- Communal living
- Religion, class, and the politics of dwelling in small-town Gujarat
- Contributions to Indian Sociology
- Volume | Issue number
- 52 | 1
- Pages (from-to)
- Document type
- Faculty of Social and Behavioural Sciences (FMG)
- Amsterdam Institute for Social Science Research (AISSR)
IIndia witnesses a proliferation of ‘Muslim’ and ‘Hindu’ residential areas, which reflect deepening segregation along religious lines. This article explores the production of such spaces through a case study of Anand in central Gujarat. It uses the lens of ‘mobilities’ to critically interrogate the ‘Muslim ghetto’, a notion that has come to figure prominently as a conceptual framework in discussions on residential segregation in contemporary India, and proposes to consider the residential spaces of Muslims instead as ‘hubs’ of urban and regional connectivity. Avoiding a false dichotomy between segregation-as-seclusion and cohabitation-as-connecting, the article demonstrates how new kinds of environments reflect and facilitate new sets of social relations, and generates a fresh perspective of a Muslim area as a hub of intersecting mobilities within a context of rural and urban transformation.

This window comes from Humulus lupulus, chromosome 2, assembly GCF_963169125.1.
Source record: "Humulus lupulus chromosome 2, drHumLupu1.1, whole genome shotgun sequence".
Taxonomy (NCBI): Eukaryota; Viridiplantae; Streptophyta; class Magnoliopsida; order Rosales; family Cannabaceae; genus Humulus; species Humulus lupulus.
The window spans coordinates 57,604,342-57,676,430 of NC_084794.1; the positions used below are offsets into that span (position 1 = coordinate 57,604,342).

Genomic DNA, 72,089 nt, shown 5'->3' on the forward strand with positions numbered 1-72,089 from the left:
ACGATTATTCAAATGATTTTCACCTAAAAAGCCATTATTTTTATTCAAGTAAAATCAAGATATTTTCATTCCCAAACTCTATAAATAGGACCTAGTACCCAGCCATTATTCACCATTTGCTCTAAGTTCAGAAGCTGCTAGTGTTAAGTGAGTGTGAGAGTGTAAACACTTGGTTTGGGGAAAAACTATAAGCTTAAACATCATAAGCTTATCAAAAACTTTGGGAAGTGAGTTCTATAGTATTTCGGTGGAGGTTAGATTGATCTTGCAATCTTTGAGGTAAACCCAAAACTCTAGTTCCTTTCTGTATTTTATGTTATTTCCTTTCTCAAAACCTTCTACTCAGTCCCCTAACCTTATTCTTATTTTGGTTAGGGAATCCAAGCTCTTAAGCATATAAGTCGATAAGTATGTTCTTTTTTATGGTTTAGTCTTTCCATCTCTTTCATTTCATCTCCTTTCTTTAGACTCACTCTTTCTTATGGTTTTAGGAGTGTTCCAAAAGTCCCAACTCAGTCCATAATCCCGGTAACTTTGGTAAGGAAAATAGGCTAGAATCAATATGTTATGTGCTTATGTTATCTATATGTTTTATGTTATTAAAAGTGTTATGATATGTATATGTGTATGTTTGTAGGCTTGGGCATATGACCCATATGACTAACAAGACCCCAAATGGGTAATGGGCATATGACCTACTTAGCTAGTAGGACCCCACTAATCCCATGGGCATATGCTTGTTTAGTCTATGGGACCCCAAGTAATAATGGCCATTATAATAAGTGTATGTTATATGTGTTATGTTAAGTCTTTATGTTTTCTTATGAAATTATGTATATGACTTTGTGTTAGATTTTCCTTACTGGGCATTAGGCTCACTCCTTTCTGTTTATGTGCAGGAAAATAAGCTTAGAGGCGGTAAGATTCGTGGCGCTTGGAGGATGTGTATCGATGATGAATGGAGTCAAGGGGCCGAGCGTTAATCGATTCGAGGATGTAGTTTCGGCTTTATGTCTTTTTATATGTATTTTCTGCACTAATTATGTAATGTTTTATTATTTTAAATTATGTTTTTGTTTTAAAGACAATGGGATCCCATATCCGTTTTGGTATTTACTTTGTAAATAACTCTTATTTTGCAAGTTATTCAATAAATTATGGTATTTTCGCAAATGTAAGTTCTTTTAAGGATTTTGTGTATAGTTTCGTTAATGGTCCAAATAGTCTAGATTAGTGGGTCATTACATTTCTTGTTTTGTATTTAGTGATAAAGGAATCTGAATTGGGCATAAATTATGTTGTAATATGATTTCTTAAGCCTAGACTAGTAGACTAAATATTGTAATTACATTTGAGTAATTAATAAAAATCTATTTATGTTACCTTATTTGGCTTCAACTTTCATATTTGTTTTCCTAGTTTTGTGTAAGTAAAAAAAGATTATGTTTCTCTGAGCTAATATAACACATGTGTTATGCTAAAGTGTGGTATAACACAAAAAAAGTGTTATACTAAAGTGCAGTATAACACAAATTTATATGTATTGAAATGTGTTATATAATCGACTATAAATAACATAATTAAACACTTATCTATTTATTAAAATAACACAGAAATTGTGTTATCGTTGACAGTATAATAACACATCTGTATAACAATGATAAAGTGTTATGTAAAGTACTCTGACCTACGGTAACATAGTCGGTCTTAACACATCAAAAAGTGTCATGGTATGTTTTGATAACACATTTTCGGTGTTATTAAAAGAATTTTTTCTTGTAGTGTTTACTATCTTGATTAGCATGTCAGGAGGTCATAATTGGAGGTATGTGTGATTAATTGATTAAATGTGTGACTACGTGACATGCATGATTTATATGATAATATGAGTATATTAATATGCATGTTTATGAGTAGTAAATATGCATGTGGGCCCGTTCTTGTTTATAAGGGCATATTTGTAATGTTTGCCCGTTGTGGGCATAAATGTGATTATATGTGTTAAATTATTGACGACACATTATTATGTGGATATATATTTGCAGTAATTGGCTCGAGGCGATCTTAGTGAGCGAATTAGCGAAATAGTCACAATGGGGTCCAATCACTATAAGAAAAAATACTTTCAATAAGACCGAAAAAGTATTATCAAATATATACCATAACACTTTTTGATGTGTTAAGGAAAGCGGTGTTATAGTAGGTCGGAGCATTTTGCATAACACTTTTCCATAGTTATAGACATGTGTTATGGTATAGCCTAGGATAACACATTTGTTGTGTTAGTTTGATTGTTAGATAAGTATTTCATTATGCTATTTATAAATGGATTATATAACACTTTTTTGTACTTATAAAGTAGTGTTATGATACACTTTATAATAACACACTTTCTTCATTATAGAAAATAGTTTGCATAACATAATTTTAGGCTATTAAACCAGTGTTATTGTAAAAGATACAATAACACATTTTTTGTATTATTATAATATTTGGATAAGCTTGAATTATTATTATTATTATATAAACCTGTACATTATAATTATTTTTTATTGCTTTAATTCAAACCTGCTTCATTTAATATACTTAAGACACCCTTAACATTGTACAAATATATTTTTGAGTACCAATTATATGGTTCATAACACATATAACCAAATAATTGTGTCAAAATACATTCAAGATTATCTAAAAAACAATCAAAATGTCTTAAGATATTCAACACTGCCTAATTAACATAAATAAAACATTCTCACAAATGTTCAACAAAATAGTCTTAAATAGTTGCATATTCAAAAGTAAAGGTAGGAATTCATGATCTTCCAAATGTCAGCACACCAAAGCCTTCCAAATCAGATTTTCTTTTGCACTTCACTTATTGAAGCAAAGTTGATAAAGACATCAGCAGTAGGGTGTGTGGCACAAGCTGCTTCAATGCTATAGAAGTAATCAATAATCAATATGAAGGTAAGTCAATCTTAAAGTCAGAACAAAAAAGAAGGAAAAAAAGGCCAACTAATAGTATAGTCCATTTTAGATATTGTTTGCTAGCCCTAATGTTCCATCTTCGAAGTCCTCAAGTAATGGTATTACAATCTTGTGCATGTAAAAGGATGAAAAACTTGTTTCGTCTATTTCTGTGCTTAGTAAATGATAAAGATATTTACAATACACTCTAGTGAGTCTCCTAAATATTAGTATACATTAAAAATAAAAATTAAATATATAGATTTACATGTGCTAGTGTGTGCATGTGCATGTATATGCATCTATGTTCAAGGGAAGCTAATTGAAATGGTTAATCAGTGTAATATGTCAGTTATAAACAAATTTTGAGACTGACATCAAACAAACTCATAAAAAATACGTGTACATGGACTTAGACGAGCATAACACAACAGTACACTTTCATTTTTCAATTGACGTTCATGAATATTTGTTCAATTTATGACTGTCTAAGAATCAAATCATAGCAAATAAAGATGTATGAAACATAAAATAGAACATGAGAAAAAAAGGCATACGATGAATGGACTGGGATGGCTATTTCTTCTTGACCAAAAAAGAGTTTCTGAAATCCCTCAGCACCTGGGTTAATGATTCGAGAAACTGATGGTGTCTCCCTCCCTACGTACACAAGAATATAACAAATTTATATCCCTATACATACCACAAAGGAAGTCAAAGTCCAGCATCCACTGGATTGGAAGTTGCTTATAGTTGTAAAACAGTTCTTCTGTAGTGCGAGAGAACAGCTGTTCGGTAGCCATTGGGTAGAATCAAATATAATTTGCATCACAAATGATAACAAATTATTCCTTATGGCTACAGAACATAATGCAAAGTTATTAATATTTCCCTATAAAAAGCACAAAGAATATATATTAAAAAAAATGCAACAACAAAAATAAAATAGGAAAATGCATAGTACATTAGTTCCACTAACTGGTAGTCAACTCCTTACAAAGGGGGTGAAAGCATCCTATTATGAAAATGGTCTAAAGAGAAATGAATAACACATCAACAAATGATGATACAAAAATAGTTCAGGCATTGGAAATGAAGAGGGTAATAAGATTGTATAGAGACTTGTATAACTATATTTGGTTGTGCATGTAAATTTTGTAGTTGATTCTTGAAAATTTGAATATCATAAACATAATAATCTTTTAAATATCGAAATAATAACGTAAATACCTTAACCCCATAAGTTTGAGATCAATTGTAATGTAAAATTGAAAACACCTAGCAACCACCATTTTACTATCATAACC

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- Opgenomen als AISSR output ondanks affiliatie elders op de publicatie vanwege:
Research for this article was part of the collaborative international research programme ‘Provincial Globalisation’, of the Amsterdam Institute for Social Science Research (AISSR), University of Amsterdam, and the National Institute of Advanced Studies (NIAS), Bengaluru, India, directed by Professor Mario Rutten and Professor Carol Upadhya. ...
Funding: The ‘Provincial Globalisation’ research programme was funded by the Integrated Programme of WOTRO Science for Global Development, the Netherlands (NWO).
An additional travel fund was granted by the Moving Matters research group (AISSR).
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